With low-hanging fruit like claimed misclassification of low-level supervisors already plucked, plaintiffs increasingly turn to more novel claims. In many instances, these involve more technical violations of state and federal law, but some really call into question whether the suit is for the benefit of the employees or the attorneys.

Case in point. In Rodriguez v. Taco Bell Corp., Case No. 16-15465 (9th Cir. July 18, 2018), the employer provided 30-minute unpaid meal periods to employees in compliance with California law (and consistent with federal law as well). It also offered its employees discounted meals, as long as they consumed those meals on the premises. This requirement existed to ensure that the meals were actually eaten by the employees themselves and not purchased for friends or family.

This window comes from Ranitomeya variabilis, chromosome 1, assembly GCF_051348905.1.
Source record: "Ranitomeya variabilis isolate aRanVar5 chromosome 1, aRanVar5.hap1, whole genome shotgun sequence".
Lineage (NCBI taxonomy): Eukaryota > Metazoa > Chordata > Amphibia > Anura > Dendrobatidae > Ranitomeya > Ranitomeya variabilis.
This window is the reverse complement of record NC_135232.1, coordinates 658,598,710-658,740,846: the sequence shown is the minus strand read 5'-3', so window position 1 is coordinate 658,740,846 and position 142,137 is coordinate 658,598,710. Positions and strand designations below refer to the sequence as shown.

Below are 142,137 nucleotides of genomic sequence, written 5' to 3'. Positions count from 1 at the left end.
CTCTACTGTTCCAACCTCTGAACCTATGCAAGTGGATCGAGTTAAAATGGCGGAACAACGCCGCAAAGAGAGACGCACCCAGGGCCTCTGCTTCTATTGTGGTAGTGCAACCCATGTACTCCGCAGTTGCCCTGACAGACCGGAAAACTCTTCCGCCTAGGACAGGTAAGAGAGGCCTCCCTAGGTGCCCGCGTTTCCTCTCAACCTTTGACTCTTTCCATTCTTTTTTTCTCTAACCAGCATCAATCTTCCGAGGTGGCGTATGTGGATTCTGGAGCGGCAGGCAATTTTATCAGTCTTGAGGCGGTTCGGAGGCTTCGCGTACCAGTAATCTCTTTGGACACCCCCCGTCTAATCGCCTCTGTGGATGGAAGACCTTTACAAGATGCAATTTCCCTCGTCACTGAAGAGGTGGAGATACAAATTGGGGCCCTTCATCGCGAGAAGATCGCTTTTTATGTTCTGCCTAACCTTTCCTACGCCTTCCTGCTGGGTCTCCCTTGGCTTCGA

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Federal Circuit Affirms Dismissal of Independent Contractor Misclassification Claims

My father grew up in Nazi-occupied Europe during World War II and would tell the story of how an official would come to his family’s home to modify their radio so they could not receive BBC broadcasts. Shortly after the official left, the family would open the radio box and fix the clumsy modifications that had been made so they could continue to receive outside news from a source not controlled by a fascist government.

In like fashion, during the Cold War, America broadcast its own messages behind the Iron Curtain through Voice of America. In response, some then-Communist countries tried to counter these broadcasts with jamming technologies. I hadn’t heard much about Voice of America since the fall of the Soviet Union, but it still exists as an independent federal agency. It has roughly a thousand employees and currently broadcasts the news in scores of languages around the world, drawing criticism from countries such as Russia and North Korea.